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Night Driving: Not Just Obnoxious, But Risky

By Hardwick & Pendergast, P.S. on January 16, 2019

We’ve all experienced the blinding headlights of an oncoming vehicle when driving at night. Your vision goes from slightly strained to obscured, as your pupils contract reflexively to avoid the stabbing pain of the headlamps. Slowly, your vision returns to normal, until the next car or truck passes you with a beam so bright it feels like you’re looking at the face of the sun.

It’s truly annoying, and an added danger when driving at night in the Seattle area. The National Highway Traffic Safety Administration has documented that driving-related fatalities triple during nighttime hours. This isn’t a coincidence.

Facts About Human Vision

Studies have found the human eye loses acuity in the darkness when it comes to depth perception, peripheral vision, and the ability to distinguish colors. In addition, optical blur and cataracts are common maladies as the eye ages. Drivers who have mild cases of these issues are able to see clearly enough to pass a vision and driving test during the day. But the same drivers demonstrated degraded vision in a night driving test requiring them to identify pedestrians near the roadway, according to Investigative Ophthalmology & Visual Science journal. In another article published in the same journal, it was discovered certain multifocal contact lenses do not provide the same quality and clarity of vision in the dark that they provide in daylight hours.

The Human Sleep Cycle

According to Professor Shantha Rajaratnam from the School of Psychological Sciences at Monash University, the biological clock in the brain is signaling for sleep in the nighttime hours. This instinctual drive can make drivers drowsy and impair their ability to react quickly and safely. In addition, she stated young people are more vulnerable than older drivers to impairment due to sleep deprivation.

In an effort to apply this information, Massachusetts restructured the driving privileges of under-18 drivers. The only night driving permitted was in the presence of an adult. One year after implementing this program, the number of drivers ages 16 and 17 involved in nighttime crashes dropped 19%, while fatal nighttime crashes for this age group declined 40%. With car crashes being the leading cause of death for teenage drivers between 15 – 19 years old worldwide, this is a significant decrease and something many other states (like Washington) should consider.

Tips for Nighttime Driving

While driving at night is rarely pleasant, it is a necessity for many people. But being aware of the elevated danger and practicing a few safety tips can be a great help in reducing the possibility of an accident.

  • Headlights are critical to safe nighttime driving. But when the light is not aimed properly, headlights only create a false sense of security. Your vehicle’s owner’s manual provides a step-by-step process on aiming your headlights to be effective without blinding oncoming drivers. If your vehicle is older and the lenses are becoming worn, there are polishing kits available at automotive stores, which can restore the clarity of the lamps.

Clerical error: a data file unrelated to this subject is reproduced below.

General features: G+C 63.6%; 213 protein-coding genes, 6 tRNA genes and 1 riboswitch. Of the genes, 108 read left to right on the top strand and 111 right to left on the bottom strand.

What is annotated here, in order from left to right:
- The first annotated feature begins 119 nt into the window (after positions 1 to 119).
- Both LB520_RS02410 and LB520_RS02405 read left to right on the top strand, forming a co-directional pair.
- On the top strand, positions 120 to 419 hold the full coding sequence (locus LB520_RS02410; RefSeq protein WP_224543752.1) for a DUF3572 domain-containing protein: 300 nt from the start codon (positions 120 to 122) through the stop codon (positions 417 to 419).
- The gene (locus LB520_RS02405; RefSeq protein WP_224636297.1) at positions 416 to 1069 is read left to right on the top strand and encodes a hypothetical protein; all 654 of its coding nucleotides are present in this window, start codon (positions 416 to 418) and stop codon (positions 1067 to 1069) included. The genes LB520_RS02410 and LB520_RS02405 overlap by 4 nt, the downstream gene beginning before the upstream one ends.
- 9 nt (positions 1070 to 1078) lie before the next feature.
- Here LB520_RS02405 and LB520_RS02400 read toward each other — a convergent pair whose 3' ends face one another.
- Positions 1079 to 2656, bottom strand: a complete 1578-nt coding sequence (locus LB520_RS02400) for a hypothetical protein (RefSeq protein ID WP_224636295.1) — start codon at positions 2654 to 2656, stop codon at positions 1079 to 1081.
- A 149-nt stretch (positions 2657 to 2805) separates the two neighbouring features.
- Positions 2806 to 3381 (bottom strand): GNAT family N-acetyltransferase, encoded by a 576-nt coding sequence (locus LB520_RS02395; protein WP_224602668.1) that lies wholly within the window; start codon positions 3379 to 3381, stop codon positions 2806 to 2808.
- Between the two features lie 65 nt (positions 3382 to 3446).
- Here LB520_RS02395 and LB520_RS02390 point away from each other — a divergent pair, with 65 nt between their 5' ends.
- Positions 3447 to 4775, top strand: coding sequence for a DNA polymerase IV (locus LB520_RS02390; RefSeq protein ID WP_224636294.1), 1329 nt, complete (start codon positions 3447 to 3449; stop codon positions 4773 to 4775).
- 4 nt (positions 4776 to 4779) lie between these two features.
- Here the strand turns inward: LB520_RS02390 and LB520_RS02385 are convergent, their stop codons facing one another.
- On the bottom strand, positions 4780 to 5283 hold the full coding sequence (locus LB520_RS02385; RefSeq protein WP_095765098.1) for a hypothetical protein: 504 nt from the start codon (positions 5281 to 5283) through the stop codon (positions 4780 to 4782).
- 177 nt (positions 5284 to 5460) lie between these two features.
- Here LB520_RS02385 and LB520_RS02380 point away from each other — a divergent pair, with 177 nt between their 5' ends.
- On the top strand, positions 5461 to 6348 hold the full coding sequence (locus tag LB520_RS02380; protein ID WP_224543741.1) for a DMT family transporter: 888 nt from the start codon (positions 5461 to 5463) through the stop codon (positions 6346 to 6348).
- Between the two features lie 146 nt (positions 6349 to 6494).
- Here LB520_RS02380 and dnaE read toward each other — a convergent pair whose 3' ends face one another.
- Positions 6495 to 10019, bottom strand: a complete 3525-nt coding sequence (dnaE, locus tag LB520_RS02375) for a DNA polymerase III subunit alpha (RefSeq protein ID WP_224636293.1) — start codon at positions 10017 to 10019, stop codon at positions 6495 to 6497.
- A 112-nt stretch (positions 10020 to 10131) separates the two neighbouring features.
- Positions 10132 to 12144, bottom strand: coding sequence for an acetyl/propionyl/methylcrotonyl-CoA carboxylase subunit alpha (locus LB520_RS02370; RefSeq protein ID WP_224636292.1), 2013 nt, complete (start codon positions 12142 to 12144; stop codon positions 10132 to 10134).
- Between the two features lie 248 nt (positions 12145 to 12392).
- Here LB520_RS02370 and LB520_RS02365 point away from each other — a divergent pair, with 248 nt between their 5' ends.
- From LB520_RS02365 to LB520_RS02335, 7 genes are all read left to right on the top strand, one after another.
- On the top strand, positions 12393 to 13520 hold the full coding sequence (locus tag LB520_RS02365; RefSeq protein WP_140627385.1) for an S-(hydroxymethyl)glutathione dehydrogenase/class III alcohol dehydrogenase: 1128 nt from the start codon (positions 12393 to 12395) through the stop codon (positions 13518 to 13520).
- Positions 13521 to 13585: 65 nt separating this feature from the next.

• New vehicles offer many more gadgets and features than older models. One of the drawbacks of these features is they emit light inside the vehicle at night, which causes glare on the windshield. Drivers can limit the light emitted from the dashboard by using the dash dimmer. Not only will this reduce the distraction of the interior lights, but it will allow the driver’s eyes to better focus on the darkened road.
  • Focusing on the roadway and not oncoming vehicles can reduce distraction and avoid the temporary blindness caused by the bright lights. The same is true for headlights in your rearview mirror. Do not stare at the light, and try to adjust the mirror slightly to keep the reflected light out of your eyes.
  • Even if your windshield looks clean in the daylight, it can appear smudged or streaked at night. Car enthusiasts know the best way to clean a windshield is with a sheet of newspaper, which absorbs any residue. This will eliminate the streaks you see at night and make your vision in bright light clearer as well. After wiping with newspaper, try to avoid touching the inside of your windshield with your fingers, as this will leave oil from your skin which can smear and attract dirt. Keep a microfiber cloth in your vehicle to wipe away mist or smudges between cleanings.
  • Fog lights are a standard feature on many newer vehicles, but if your car or truck does not have fog lights, you might want to consider adding them. These lights are focused to provide light near the front of your car, whereas your headlights are focused farther out in front of the vehicle. An additional benefit is that fog lights offer a wider light pattern and will illuminate the shoulder area or lanes adjacent to your vehicle. This can be helpful in rural areas where there is more nocturnal animal traffic.

Driving at night does pose an additional risk due to the way the human eye functions. As responsible drivers, each person should be honest when evaluating his or her own ability to drive safely at night. “I couldn’t see” is no excuse for making the wrong move or taking a risk that results in a crash.

If you have been injured in a collision and believe it was the result of someone else’s negligence, please call our Seattle car accident lawyers at Hardwick & Pendergast, P.S. We offer a free consultation to review your case, help you to understand your rights, and see what compensation could be owed to you. Call (888) 228-3860) today.

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